Lifting weights is an incredible way to build lean muscle, lose weight, tone up, and rev your metabolism. It’s also a great way to destress and increase your overall energy. But, it’s just as important to know how much weight is too much. To avoid injury, you need to know how much weight is the right weight for you. This article will cover all the basics to get you lifting, pressing and pushing in the right direction!
First, Lift Without Weight
If you’re brand new to working out with weights, the most important step to take (without risking injury) is to lift without any weight. Lifting without weights will help ensure that you don’t strain a muscle group, or place unnecessary weight on your joints. Lifting without weights will help to get your heart rate up, while also making sure that you have enough range of movement (and strength) to do the exercise with proper form.
For example, if you want to work out your chest and shoulder muscles, head over to the chest press and lift 10-12 reps without any weight. Are your movements slowed and controlled? If the exercise is a challenge, stick to two more sets of 12 without adding weight. If it’s easy, now you’re ready to add some weight.
Trainer instructing a senior woman in the gymNext, Add Weight to Your Exercise
Once you know that you can handle a particular exercise without any weight (a good determination is that your movements are slow, controlled and you are breathing comfortably, as opposed to panting for air!) start by adding five pounds of weight. Try five reps at this weight. Is it still fairly easy (it shouldn’t be a struggle to lift), then add five more pounds or ten if that feels right. Lift another 5 reps, and see how that feels while asking yourself: will it be a challenge to lift twelve reps at this weight?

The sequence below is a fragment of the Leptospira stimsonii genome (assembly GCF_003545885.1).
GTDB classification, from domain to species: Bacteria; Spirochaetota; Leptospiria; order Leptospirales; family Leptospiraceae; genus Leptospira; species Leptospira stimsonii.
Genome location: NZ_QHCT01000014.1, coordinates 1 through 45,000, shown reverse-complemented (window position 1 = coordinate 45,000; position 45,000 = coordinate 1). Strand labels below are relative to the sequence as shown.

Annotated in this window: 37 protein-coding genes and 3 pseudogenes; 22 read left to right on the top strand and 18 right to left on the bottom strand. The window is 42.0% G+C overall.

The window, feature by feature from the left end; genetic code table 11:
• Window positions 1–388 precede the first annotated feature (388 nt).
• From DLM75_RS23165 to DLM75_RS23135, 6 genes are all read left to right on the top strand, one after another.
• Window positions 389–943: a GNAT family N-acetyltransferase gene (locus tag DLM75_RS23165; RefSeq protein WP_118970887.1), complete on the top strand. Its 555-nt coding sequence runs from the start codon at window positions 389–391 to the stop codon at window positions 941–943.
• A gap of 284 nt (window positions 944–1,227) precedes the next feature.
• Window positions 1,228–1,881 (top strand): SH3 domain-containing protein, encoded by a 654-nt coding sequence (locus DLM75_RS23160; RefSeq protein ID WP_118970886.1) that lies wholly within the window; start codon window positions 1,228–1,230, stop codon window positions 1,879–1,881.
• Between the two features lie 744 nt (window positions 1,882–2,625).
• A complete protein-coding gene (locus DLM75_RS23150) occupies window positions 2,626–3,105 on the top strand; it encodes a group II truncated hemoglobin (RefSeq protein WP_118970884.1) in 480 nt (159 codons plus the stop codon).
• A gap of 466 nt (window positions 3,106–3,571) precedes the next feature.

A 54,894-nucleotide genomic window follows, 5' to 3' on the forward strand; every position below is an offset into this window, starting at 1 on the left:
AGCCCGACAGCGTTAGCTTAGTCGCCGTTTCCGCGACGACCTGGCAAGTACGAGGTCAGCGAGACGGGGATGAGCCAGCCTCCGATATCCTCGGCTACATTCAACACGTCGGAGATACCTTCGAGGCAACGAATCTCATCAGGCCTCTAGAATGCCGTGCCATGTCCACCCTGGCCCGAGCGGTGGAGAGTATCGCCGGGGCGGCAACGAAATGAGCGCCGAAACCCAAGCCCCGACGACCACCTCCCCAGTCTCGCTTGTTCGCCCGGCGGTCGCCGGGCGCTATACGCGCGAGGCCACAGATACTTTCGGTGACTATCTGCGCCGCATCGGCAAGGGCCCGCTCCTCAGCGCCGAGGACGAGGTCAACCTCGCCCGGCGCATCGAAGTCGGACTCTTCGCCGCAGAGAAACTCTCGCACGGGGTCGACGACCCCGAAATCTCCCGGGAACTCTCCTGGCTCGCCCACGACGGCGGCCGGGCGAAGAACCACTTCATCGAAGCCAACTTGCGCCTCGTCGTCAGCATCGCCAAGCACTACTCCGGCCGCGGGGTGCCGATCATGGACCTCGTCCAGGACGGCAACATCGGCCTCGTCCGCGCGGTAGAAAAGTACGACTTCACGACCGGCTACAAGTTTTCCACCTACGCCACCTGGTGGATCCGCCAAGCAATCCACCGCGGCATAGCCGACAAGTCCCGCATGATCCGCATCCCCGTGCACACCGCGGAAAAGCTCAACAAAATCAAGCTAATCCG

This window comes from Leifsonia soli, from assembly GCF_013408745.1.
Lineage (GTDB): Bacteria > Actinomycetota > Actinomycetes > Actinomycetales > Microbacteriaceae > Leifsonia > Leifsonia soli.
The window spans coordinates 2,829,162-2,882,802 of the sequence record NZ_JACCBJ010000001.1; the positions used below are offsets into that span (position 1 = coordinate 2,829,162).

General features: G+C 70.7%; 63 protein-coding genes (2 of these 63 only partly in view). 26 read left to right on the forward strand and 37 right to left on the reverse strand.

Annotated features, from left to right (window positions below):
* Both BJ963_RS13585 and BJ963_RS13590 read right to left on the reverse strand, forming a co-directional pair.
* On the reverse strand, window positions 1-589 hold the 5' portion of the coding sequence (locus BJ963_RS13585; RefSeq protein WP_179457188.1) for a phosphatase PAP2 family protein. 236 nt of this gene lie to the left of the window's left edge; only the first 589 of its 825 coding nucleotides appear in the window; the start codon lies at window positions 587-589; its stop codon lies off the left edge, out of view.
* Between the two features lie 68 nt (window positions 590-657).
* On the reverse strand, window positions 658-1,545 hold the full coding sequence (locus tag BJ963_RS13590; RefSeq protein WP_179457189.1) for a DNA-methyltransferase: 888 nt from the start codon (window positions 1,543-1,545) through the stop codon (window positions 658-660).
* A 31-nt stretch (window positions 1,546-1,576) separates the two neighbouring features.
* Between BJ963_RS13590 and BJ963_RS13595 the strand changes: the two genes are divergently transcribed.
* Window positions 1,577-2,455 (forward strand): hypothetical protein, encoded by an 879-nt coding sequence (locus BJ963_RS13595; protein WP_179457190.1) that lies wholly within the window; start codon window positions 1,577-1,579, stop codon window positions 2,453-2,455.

If it still seems too easy, continue adding weight in increments of five until you’re at a comfortable weight for yourself (this may take some guesswork, but continue lifting to five after adjusting weight, and then adjust your weight to less or more based on how it feels.) One sign that you’re lifting too much weight is you’ll slow down, or become unable to keep proper form throughout. If this is the case, make sure to stop your exercise, and lessen the weights by five (or ten).
Know What to Expect After Your First Few Lifting Sessions
One of the greatest things about strength training is that you will always challenge your body to reach its greatest potential, and to get that strong, powerful body you want. But, in order to achieve this, you can’t treat every workout the same. Continue challenging yourself by increasing the weight. (You can’t exactly get stronger and continue to burn calories when you remain at the same weight for months, can you?)
A challenging exercise may require the same amount of weight for a few sessions so that you can perfect your form; other exercises may require you ‘up’ the weight (for example, if you find you power through bicep curls with ten pounds on each arm, you may want to increase it to 15 lbs. the following week to challenge yourself). Each time you enter the weight room, remember to listen to your body.
If anything hurts, stop what you’re doing and modify your exercise. Slow and steady wins the race, and when you follow this guide, you’ll achieve the body you long for.